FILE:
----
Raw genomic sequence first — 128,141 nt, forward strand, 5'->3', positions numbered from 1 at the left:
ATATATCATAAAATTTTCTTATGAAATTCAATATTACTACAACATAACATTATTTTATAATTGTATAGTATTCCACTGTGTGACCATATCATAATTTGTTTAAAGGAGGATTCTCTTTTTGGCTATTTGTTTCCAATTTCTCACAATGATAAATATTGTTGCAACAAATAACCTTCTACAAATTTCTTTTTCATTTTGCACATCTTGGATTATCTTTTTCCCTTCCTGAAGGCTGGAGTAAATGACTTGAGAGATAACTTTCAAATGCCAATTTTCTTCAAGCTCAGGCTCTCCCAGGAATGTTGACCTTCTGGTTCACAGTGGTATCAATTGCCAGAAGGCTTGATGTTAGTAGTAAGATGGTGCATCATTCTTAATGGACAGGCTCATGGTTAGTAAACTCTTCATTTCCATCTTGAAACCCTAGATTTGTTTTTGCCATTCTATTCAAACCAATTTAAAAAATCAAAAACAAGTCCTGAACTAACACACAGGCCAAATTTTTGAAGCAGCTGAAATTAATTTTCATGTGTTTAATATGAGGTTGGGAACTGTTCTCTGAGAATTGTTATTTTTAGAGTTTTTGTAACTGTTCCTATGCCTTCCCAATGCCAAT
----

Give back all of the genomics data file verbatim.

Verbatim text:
Raw genomic sequence first — 128,141 nt, forward strand, 5'->3', positions numbered from 1 at the left:
ATATATCATAAAATTTTCTTATGAAATTCAATATTACTACAACATAACATTATTTTATAATTGTATAGTATTCCACTGTGTGACCATATCATAATTTGTTTAAAGGAGGATTCTCTTTTTGGCTATTTGTTTCCAATTTCTCACAATGATAAATATTGTTGCAACAAATAACCTTCTACAAATTTCTTTTTCATTTTGCACATCTTGGATTATCTTTTTCCCTTCCTGAAGGCTGGAGTAAATGACTTGAGAGATAACTTTCAAATGCCAATTTTCTTCAAGCTCAGGCTCTCCCAGGAATGTTGACCTTCTGGTTCACAGTGGTATCAATTGCCAGAAGGCTTGATGTTAGTAGTAAGATGGTGCATCATTCTTAATGGACAGGCTCATGGTTAGTAAACTCTTCATTTCCATCTTGAAACCCTAGATTTGTTTTTGCCATTCTATTCAAACCAATTTAAAAAATCAAAAACAAGTCCTGAACTAACACACAGGCCAAATTTTTGAAGCAGCTGAAATTAATTTTCATGTGTTTAATATGAGGTTGGGAACTGTTCTCTGAGAATTGTTATTTTTAGAGTTTTTGTAACTGTTCCTATGCCTTCCCAATGCCAAT